We therefore modify the order by denying the cross motion of third-party defendant, denying in its entirety the cross motion of Cable Vision, reinstating the Labor Law § 240(1) cause of action against Cable Vision and granting that part of the cross motion of plaintiff for partial summary judgment on liability on the Labor Law § 240(1) cause of action against Cable Vision.

The dissent states that “Labor Law § 240(1) does not apply because plaintiff did not sustain his injury in a fall”.   That statement is belied by the record.   Plaintiff injured his shoulder when he instinctively reached for the wire as he was falling to prevent a further drop.   The force of the fall is what caused the injury.   They also maintain that, “because there is no proof that a safety device was defective or inadequate, there is no proof of a violation of Labor Law § 240(1)”.   It is obvious that the equipment did not prevent the fall or the injury.   As a matter of fact, it was a failure in the equipment that was the proximate cause of the fall.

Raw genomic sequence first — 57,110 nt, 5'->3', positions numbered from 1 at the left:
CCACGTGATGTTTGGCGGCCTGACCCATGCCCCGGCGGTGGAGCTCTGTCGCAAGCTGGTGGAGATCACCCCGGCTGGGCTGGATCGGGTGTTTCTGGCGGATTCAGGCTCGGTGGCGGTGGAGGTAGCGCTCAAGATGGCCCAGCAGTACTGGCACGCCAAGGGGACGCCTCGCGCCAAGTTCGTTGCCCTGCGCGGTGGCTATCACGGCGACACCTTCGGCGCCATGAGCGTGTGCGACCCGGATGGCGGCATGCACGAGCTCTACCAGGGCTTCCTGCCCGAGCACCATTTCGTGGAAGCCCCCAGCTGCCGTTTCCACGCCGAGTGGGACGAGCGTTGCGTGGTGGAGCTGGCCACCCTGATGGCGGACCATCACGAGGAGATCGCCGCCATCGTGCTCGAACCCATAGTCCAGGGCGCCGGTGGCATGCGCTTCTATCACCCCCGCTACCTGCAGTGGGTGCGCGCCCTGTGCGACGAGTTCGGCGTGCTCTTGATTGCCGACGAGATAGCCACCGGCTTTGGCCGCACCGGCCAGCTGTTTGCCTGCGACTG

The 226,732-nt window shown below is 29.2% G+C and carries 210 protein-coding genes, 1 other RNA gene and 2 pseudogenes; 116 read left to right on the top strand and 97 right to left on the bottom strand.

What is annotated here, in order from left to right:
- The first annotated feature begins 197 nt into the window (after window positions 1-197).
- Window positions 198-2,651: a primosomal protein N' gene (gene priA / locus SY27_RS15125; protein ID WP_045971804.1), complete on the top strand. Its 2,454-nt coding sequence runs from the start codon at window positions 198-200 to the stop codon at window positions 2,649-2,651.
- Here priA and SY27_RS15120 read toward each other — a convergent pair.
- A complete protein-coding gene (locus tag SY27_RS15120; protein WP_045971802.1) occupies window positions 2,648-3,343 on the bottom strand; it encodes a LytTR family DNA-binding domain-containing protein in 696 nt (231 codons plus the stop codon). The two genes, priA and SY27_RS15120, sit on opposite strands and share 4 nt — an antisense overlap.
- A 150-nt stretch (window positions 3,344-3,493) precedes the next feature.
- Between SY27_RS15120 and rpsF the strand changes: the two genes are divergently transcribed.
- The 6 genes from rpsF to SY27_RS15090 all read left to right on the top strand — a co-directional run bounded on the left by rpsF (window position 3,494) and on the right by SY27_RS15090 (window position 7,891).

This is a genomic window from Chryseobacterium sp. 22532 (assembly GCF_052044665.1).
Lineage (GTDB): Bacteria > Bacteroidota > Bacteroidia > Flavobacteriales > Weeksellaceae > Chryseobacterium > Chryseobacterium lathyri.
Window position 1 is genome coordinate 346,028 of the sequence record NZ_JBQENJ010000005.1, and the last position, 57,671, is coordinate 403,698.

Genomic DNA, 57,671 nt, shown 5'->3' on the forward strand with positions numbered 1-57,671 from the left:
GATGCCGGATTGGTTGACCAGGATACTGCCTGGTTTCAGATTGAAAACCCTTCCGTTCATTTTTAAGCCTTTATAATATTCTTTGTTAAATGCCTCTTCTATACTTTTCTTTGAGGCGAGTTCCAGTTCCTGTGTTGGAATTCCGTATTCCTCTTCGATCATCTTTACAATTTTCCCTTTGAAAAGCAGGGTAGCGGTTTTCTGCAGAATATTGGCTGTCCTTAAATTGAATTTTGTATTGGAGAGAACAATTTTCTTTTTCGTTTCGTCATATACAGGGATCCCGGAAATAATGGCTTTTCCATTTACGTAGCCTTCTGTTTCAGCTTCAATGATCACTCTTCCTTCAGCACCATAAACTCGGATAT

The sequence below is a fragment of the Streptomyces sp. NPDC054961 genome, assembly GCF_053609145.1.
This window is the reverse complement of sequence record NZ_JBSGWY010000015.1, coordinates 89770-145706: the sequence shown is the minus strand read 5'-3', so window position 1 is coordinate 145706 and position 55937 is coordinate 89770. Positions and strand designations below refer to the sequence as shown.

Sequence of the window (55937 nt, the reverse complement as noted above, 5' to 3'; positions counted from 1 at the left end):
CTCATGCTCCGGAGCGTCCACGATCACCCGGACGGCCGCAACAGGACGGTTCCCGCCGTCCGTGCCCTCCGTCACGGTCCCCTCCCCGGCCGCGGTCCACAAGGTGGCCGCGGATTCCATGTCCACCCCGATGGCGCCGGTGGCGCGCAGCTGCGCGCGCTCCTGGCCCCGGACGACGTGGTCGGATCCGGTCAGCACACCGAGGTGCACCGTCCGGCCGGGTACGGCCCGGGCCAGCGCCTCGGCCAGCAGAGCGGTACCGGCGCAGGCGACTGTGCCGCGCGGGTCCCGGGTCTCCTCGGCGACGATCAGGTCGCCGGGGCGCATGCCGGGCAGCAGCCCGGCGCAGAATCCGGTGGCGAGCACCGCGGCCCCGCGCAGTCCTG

Order modified on the law and as modified affirmed without costs.